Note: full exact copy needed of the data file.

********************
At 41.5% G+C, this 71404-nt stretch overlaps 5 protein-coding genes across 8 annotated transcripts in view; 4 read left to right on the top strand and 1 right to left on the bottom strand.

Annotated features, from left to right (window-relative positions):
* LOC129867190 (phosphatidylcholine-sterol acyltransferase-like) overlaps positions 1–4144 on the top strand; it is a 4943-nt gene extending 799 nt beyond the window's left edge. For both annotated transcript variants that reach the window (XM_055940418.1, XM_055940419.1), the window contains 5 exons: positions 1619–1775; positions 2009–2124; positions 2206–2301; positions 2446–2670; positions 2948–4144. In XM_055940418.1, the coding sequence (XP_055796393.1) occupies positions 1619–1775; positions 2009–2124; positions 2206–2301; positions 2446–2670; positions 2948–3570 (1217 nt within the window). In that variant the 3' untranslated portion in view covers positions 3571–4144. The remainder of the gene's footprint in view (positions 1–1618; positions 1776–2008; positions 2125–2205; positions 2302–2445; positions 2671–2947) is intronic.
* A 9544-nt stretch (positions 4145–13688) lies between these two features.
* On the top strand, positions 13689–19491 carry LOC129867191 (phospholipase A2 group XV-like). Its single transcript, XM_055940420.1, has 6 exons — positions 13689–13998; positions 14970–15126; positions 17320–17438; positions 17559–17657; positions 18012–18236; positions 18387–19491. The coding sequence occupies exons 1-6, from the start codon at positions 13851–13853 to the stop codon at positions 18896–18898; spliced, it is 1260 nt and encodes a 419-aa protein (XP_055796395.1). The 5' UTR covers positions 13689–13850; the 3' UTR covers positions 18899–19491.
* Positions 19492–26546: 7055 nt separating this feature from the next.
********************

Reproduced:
At 41.5% G+C, this 71404-nt stretch overlaps 5 protein-coding genes across 8 annotated transcripts in view; 4 read left to right on the top strand and 1 right to left on the bottom strand.

Annotated features, from left to right (window-relative positions):
* LOC129867190 (phosphatidylcholine-sterol acyltransferase-like) overlaps positions 1–4144 on the top strand; it is a 4943-nt gene extending 799 nt beyond the window's left edge. For both annotated transcript variants that reach the window (XM_055940418.1, XM_055940419.1), the window contains 5 exons: positions 1619–1775; positions 2009–2124; positions 2206–2301; positions 2446–2670; positions 2948–4144. In XM_055940418.1, the coding sequence (XP_055796393.1) occupies positions 1619–1775; positions 2009–2124; positions 2206–2301; positions 2446–2670; positions 2948–3570 (1217 nt within the window). In that variant the 3' untranslated portion in view covers positions 3571–4144. The remainder of the gene's footprint in view (positions 1–1618; positions 1776–2008; positions 2125–2205; positions 2302–2445; positions 2671–2947) is intronic.
* A 9544-nt stretch (positions 4145–13688) lies between these two features.
* On the top strand, positions 13689–19491 carry LOC129867191 (phospholipase A2 group XV-like). Its single transcript, XM_055940420.1, has 6 exons — positions 13689–13998; positions 14970–15126; positions 17320–17438; positions 17559–17657; positions 18012–18236; positions 18387–19491. The coding sequence occupies exons 1-6, from the start codon at positions 13851–13853 to the stop codon at positions 18896–18898; spliced, it is 1260 nt and encodes a 419-aa protein (XP_055796395.1). The 5' UTR covers positions 13689–13850; the 3' UTR covers positions 18899–19491.
* Positions 19492–26546: 7055 nt separating this feature from the next.